When Sandy Alomar signed on as a free agent for the 2001 season, Johnson saw himself shuttling between Triple A and the major leagues.  He still managed to put together his best season as a pro, setting career highs with a .249 average and 5 home runs.  He also managed to finish 4th in the American League with 10 sacrifice hits.

He was given another opportunity to start in 2002, as he set career highs in games played and in at bats.  Unfortunately, his production fell off again, with his average dropping back down to .209 and his OBP dropping below .300 for the first time in his career.  Following the season, he was packaged, along with Keith Foulke and Joe Valentine, in a deal with the A’s that brought Billy Koch and Neal Cotts to the White Sox.

Johnson’s numbers in a White Sox uniform, both for games I attended and overall, were:

Continue reading →

#249 – Chris Widger

Chris_Widger

Name: Chris Widger

Rank: 249

Position: C

Years With White Sox: 2005-2006

Chris Widger joined the White Sox as a minor league free agent prior to the 2005 season and managed to beat out Ben Davis for the backup catcher spot during spring training.  He appeared in 45 games for the eventual World Series champions, batting .241.  Widger made one appearance during the post season thanks to the 14 inning victory over the Astros in game 3 of the World Series.

Widger returned in 2006, but his production fell off.  He only appeared in 27 games, hitting .184.  White Sox pitchers had a 5.36 ERA with him behind the plate and he was in the midst of an 0-for-24 slump when, on July 23, he was designated for assignment after the acquisition of Sandy Alomar Jr.  12 days later, he was released and his White Sox career came to an end.

Widger’s numbers in a White Sox uniform, both for games I attended and overall, were:

Continue reading →

Hall Of Fame Ballot Newcomers

24 newcomers, who played their last major league game in 2007, are on this year’s ballot for the Baseball Hall of Fame.  Balloting started yesterday and runs through December 31st, with the results announced on January 9th, 2013.  Here’s my quick read on the chances of these first timers.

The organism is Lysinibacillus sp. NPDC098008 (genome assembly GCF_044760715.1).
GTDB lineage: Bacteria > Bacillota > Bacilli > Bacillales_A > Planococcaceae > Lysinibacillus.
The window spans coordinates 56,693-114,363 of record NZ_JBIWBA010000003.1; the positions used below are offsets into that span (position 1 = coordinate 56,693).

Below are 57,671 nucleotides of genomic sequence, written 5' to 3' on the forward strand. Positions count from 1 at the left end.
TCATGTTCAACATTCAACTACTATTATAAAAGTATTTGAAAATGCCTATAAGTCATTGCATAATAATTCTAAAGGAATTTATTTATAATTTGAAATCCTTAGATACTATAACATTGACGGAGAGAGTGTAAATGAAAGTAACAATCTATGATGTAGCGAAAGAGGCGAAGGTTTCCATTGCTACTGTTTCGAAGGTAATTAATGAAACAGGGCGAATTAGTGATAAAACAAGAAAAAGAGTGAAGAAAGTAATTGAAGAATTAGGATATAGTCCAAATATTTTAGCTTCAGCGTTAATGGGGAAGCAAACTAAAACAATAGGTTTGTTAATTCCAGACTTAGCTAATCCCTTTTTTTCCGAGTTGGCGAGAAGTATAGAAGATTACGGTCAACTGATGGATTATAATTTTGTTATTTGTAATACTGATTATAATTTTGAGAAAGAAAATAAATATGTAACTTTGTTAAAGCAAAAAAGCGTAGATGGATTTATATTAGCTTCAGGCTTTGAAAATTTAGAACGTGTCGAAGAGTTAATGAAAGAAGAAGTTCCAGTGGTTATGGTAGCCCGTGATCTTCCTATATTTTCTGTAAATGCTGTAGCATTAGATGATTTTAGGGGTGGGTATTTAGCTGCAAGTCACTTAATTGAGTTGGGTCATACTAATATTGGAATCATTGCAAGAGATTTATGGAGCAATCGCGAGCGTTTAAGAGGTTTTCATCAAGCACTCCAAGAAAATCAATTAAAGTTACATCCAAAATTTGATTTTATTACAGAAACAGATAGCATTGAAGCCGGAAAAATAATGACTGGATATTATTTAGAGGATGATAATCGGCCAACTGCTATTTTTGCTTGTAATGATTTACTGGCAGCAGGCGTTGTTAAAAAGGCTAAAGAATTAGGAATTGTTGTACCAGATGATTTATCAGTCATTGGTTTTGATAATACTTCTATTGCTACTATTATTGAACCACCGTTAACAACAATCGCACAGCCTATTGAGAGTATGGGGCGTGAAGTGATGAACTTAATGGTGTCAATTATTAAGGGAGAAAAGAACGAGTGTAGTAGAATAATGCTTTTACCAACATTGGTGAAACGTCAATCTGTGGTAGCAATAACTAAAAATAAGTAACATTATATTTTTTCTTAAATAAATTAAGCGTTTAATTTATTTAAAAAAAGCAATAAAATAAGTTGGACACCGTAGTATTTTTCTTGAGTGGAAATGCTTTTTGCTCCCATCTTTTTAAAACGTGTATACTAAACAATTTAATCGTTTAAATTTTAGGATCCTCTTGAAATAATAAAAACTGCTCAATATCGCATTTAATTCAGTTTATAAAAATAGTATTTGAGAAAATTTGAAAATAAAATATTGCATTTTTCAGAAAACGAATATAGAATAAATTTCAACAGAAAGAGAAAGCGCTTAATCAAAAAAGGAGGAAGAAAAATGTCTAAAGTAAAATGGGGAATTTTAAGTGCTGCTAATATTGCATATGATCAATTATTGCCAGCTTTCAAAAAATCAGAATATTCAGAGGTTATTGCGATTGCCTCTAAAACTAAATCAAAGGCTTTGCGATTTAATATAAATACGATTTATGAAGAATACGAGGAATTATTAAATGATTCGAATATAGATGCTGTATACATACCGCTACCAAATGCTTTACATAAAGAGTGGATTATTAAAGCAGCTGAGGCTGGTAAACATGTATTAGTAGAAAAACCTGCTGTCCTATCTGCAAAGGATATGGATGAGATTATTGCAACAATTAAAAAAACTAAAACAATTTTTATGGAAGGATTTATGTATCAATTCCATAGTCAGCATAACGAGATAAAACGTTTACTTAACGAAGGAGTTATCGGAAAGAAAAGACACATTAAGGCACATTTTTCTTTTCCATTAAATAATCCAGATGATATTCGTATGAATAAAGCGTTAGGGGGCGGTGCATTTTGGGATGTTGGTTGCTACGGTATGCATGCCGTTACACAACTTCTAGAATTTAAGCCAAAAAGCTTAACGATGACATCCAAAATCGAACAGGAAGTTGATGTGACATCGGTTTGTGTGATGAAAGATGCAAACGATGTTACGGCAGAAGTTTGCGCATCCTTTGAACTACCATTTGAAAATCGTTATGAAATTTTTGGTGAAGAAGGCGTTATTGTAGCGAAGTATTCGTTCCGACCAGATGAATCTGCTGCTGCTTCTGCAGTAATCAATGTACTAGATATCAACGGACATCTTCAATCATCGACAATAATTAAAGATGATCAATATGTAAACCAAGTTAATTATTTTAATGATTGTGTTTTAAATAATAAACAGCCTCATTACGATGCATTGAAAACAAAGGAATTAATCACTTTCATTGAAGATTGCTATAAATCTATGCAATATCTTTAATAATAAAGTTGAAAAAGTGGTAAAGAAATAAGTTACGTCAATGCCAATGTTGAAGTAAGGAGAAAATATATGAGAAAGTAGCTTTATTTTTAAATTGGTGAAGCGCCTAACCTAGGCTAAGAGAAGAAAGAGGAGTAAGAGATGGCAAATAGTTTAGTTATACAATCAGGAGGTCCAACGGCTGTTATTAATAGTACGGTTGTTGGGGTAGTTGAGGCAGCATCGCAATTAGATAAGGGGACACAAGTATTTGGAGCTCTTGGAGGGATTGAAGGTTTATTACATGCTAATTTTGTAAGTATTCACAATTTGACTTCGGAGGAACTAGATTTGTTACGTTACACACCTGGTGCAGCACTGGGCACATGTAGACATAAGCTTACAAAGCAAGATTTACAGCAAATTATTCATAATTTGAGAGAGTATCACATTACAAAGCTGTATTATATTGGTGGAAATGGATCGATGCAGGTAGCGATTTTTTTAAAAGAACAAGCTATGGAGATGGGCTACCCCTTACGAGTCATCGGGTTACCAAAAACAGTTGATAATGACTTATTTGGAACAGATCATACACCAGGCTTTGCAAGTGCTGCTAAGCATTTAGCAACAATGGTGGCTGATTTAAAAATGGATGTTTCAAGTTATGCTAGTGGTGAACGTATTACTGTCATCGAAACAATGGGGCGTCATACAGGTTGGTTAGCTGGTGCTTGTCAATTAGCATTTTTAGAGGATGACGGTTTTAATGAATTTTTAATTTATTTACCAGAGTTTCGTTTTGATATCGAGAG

Sandy Alomar Jr.

The former White Sox backstop had a very good career and will likely get enough support to stick around on the ballot, but he will not be joining his brother in the Hall.

Craig Biggio

The career Astro might have to wait a few years, but he will eventually be enshrined.

Barry Bonds

And this is where things get interesting.  Bonds was a surefire first ballot Hall of Famer when, by all accounts, he got jealous of the amount of attention being heaped on Sammy Sosa and Mark McGwire.  Barry responded by ingesting enough steroids to make his head grow three sizes, and because of that he is likely to spend the next few years, if not forever, on the outside looking in.

Jeff Cirillo

Royce Clayton

Likely to become the newest members of the zero vote club.

Roger Clemens

Clemens initially retired following the 2003 season, and had he stayed retired, he would have been easily elected on the first ballot.  Unfortunately for him, he unretired, came back with the Astros, and got himself entangled in the whole steroids scandal and a lawsuit with his former trainer.  Like Bonds, he is likely to be held up as an example.

Continue reading →

Who’s Next?

2004 – 2011

Rumored for nearly 2 years, the Ozzie Guillen era for the White Sox came to an end last week, as Guillen was released from his contract and allowed to take his talents to South Beach.  Guillen wrapped up his tenure as the third winningest manager in team history, in terms of victories, and the only manager to lead the team to multiple post-season appearances.  That said. his act had started to grow stale and it became apparent that a change was needed in the clubhouse, something to shake up the underachieving bunch that has been run out for the past two years.  So, as Guillen prepares to lead the re-christened Miami Marlins into their new stadium next season, who will take his place on the end of the White Sox bench?